In R. v. Major, 2022 SKCA 80, July 20, 2022, the accused was convicted of the offence of dangerous driving causing death. He drove his vehicle through a stop sign causing a catastrophic collision. The Saskatchewan Court of Appeal noted that “[w]ithout obtaining a warrant, the police seized the factory-installed airbag control module [ACM] from Mr. Major’s vehicle at the roadside and accessed data from the event data recorder [EDR], which is a component within the ACM. The data, after being processed through software, provided information, among other things, about the speed and braking of Mr. Major’s truck immediately prior to the crash” (at paragraph 1).
The accused appealed from conviction, arguing that that the seizure of the module and its information violated section 8 of the Charter. He also argued that the data obtained from the EDR required expert evidence to be admissible.
The appeal was allowed and a new trial ordered. The Saskatchewan Court of Appeal concluded that “the seizure of the ACM and the EDR data did not violate Mr. Major’s s. 8 Charter rights, but that the information obtained from the EDR was admitted into evidence without a proper foundation. Given the central importance of that evidence, the appeal must be allowed, the convictions set aside and a new trial ordered” (at paragraph 3).
Section 8 of the Charter:
The Court of Appeal held that a “presumption of an expectation of privacy arises in relation to an ACM and EDR data for the owner and driver of a vehicle…Mr. Major had a subjective expectation of privacy in the subject matter of the search and seizure”. However, the Court of Appeal concluded that “[w]hile a warrant could have been obtained, that does not mean one was required. I find that the state of the vehicle, Mr. Major’s loss of control over it, the nature of the ACM as a mechanical safety component installed by the manufacturer, and the focused task by Cpl. Green in locating and removing only it, do not support the continued existence of an objectively reasonable territorial privacy interest at the point when the vehicle was entered… Mr. Major could not reasonably have intended that information related to the last five seconds of his vehicle’s various mechanical and electronic components immediately before a catastrophic collision would be private. The EDR did not hold any personal information about Mr. Major that would attract an objectively reasonable expectation of privacy” (at paragraphs 59 and 66, 71).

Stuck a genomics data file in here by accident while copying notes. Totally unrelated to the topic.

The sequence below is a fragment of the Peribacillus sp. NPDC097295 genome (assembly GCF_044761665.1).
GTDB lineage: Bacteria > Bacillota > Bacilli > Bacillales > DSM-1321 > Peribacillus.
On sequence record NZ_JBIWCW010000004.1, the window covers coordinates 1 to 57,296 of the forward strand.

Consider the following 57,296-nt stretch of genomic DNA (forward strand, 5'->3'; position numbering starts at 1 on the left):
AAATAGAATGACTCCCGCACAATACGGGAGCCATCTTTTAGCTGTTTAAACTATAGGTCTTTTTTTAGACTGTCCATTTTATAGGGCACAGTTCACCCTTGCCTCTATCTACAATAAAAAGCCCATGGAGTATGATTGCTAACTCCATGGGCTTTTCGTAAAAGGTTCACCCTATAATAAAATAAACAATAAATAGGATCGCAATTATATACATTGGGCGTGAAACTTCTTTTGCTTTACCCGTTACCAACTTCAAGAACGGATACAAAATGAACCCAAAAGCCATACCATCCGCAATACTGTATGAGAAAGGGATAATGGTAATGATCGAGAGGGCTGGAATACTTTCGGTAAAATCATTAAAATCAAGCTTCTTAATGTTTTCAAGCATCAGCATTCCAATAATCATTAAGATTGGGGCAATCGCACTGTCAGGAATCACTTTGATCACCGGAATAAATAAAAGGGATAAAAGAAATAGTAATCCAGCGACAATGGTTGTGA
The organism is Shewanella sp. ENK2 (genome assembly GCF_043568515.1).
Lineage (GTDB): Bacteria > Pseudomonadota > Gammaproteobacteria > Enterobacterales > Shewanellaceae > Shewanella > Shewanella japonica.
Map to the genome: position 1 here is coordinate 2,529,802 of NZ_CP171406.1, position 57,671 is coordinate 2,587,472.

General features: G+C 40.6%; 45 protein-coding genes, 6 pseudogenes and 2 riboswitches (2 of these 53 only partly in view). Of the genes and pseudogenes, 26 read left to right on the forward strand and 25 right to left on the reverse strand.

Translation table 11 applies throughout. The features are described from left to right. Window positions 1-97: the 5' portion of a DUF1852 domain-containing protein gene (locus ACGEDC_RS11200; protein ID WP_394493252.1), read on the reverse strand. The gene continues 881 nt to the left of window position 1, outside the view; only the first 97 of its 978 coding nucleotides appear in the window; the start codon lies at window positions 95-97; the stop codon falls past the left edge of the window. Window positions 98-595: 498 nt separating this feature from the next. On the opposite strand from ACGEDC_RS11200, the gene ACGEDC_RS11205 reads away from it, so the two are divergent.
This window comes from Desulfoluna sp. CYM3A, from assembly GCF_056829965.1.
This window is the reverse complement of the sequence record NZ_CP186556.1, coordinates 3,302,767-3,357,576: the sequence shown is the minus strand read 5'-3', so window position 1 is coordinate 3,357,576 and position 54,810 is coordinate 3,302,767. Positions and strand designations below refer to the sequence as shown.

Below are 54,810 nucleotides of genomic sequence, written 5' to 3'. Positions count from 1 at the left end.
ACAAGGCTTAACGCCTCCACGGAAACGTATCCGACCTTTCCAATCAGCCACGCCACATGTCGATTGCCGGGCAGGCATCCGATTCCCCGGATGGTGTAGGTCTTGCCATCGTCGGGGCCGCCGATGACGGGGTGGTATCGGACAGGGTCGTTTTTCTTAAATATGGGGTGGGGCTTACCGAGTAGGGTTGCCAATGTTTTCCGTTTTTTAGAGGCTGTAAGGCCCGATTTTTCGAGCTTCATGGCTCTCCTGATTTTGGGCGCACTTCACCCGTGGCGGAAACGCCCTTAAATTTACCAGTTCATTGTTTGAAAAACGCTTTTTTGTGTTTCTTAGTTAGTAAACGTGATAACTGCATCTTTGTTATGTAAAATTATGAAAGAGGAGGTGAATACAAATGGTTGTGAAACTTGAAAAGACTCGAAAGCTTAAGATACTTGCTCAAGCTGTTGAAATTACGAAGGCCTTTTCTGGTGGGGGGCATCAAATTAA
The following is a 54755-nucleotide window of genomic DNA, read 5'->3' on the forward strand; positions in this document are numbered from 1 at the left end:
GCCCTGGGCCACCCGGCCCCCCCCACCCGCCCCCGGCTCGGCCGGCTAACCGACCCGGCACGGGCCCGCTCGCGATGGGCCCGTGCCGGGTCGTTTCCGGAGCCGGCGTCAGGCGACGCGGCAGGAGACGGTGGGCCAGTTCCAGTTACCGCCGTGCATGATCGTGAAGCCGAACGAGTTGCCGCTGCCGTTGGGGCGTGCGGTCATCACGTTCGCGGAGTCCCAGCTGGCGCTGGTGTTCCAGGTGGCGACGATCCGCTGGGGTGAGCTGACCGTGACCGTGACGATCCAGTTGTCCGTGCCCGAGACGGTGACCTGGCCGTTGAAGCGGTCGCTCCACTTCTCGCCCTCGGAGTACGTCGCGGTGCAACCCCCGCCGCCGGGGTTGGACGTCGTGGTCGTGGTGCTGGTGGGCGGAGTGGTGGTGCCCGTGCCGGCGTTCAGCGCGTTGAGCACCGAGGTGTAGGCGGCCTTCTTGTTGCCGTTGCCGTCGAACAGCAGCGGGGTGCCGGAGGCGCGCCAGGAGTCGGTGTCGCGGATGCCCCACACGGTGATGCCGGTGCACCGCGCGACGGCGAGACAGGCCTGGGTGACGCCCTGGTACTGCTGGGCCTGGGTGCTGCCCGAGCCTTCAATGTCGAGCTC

The Admissibility of the Data Retrieved:
The Court of Appeal indicated that “the bare fact that data has been recorded in an EDR and extracted by software does not establish its reliability. Thus, without evidence from a properly qualified expert as to how the system accurately records data and creates accurate output, the CDR output did not meet the threshold required for admission” (at paragraph 101).
The Court of Appeal concluded that “a properly qualified expert witness was required in order for the CDR output to be admitted at trial. The technology has not yet progressed to the point where it falls into the same category as a speedometer, video recorder, wrist-watch, spreadsheet program, or similar item of everyday use…It was an error to admit the CDR output without a proper evidentiary foundation establishing its reliability and the reliability of the underlying EDR data. However, this is not the end of the analysis because I must go on to determine the significance of this error” (at paragraphs 102 and 103).
The Saskatchewan Court of Appeal concluded that “[a]s a result of the significance of this evidence, the curative proviso – found in s. 686(1)(b)(iii) of the Criminal Code…cannot be applied. The error is neither harmless nor trivial in the circumstances of this case. The other evidence is not so overwhelming that the trier of fact would inevitably convict. A new trial must be ordered on all counts” (at paragraph 108).